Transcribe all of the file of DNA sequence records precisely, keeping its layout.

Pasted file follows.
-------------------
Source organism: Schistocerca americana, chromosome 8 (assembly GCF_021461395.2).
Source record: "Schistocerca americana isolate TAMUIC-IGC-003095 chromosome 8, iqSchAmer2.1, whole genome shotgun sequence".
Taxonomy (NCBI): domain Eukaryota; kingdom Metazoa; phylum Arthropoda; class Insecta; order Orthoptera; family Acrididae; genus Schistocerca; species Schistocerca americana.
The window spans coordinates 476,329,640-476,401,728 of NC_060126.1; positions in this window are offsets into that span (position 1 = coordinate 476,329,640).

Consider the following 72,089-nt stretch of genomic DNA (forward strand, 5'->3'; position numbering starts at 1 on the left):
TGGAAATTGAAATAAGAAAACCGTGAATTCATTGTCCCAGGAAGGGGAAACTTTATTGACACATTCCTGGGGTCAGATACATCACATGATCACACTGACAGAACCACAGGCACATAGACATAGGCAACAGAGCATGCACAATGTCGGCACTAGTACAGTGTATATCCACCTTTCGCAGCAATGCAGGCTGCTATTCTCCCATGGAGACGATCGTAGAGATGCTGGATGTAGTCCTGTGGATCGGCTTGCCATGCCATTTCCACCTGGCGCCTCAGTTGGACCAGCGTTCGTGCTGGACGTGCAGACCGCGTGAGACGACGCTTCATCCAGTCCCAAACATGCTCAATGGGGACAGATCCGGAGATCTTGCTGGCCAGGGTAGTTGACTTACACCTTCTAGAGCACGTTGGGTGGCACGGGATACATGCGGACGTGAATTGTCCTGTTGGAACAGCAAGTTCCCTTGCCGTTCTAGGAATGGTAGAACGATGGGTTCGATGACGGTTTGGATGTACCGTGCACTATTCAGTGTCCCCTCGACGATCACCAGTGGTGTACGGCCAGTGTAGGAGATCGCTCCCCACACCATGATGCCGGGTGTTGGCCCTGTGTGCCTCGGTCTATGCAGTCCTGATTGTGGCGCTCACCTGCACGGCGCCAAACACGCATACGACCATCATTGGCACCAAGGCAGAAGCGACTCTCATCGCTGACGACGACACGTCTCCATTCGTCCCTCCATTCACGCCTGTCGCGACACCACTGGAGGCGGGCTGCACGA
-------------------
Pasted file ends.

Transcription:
Source organism: Schistocerca americana, chromosome 8 (assembly GCF_021461395.2).
Source record: "Schistocerca americana isolate TAMUIC-IGC-003095 chromosome 8, iqSchAmer2.1, whole genome shotgun sequence".
Taxonomy (NCBI): domain Eukaryota; kingdom Metazoa; phylum Arthropoda; class Insecta; order Orthoptera; family Acrididae; genus Schistocerca; species Schistocerca americana.
The window spans coordinates 476,329,640-476,401,728 of NC_060126.1; positions in this window are offsets into that span (position 1 = coordinate 476,329,640).

Consider the following 72,089-nt stretch of genomic DNA (forward strand, 5'->3'; position numbering starts at 1 on the left):
TGGAAATTGAAATAAGAAAACCGTGAATTCATTGTCCCAGGAAGGGGAAACTTTATTGACACATTCCTGGGGTCAGATACATCACATGATCACACTGACAGAACCACAGGCACATAGACATAGGCAACAGAGCATGCACAATGTCGGCACTAGTACAGTGTATATCCACCTTTCGCAGCAATGCAGGCTGCTATTCTCCCATGGAGACGATCGTAGAGATGCTGGATGTAGTCCTGTGGATCGGCTTGCCATGCCATTTCCACCTGGCGCCTCAGTTGGACCAGCGTTCGTGCTGGACGTGCAGACCGCGTGAGACGACGCTTCATCCAGTCCCAAACATGCTCAATGGGGACAGATCCGGAGATCTTGCTGGCCAGGGTAGTTGACTTACACCTTCTAGAGCACGTTGGGTGGCACGGGATACATGCGGACGTGAATTGTCCTGTTGGAACAGCAAGTTCCCTTGCCGTTCTAGGAATGGTAGAACGATGGGTTCGATGACGGTTTGGATGTACCGTGCACTATTCAGTGTCCCCTCGACGATCACCAGTGGTGTACGGCCAGTGTAGGAGATCGCTCCCCACACCATGATGCCGGGTGTTGGCCCTGTGTGCCTCGGTCTATGCAGTCCTGATTGTGGCGCTCACCTGCACGGCGCCAAACACGCATACGACCATCATTGGCACCAAGGCAGAAGCGACTCTCATCGCTGACGACGACACGTCTCCATTCGTCCCTCCATTCACGCCTGTCGCGACACCACTGGAGGCGGGCTGCACGA